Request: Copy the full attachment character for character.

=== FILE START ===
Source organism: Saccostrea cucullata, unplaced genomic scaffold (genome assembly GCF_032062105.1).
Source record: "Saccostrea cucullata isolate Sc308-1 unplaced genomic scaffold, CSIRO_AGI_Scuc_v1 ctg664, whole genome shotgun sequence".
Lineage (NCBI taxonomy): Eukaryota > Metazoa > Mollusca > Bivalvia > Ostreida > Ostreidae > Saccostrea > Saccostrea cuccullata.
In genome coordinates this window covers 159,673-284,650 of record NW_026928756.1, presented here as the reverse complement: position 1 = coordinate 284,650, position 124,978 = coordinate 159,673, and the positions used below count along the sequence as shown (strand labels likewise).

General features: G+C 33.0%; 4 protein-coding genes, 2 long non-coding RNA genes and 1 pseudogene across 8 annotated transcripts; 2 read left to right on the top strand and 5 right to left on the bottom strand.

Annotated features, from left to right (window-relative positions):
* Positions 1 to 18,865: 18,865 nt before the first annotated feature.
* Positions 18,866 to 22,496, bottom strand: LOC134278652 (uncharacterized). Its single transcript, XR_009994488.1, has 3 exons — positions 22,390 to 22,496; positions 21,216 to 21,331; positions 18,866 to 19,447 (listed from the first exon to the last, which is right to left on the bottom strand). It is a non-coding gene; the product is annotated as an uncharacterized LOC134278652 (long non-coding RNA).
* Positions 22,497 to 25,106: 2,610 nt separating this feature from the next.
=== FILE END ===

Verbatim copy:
Source organism: Saccostrea cucullata, unplaced genomic scaffold (genome assembly GCF_032062105.1).
Source record: "Saccostrea cucullata isolate Sc308-1 unplaced genomic scaffold, CSIRO_AGI_Scuc_v1 ctg664, whole genome shotgun sequence".
Lineage (NCBI taxonomy): Eukaryota > Metazoa > Mollusca > Bivalvia > Ostreida > Ostreidae > Saccostrea > Saccostrea cuccullata.
In genome coordinates this window covers 159,673-284,650 of record NW_026928756.1, presented here as the reverse complement: position 1 = coordinate 284,650, position 124,978 = coordinate 159,673, and the positions used below count along the sequence as shown (strand labels likewise).

General features: G+C 33.0%; 4 protein-coding genes, 2 long non-coding RNA genes and 1 pseudogene across 8 annotated transcripts; 2 read left to right on the top strand and 5 right to left on the bottom strand.

Annotated features, from left to right (window-relative positions):
* Positions 1 to 18,865: 18,865 nt before the first annotated feature.
* Positions 18,866 to 22,496, bottom strand: LOC134278652 (uncharacterized). Its single transcript, XR_009994488.1, has 3 exons — positions 22,390 to 22,496; positions 21,216 to 21,331; positions 18,866 to 19,447 (listed from the first exon to the last, which is right to left on the bottom strand). It is a non-coding gene; the product is annotated as an uncharacterized LOC134278652 (long non-coding RNA).
* Positions 22,497 to 25,106: 2,610 nt separating this feature from the next.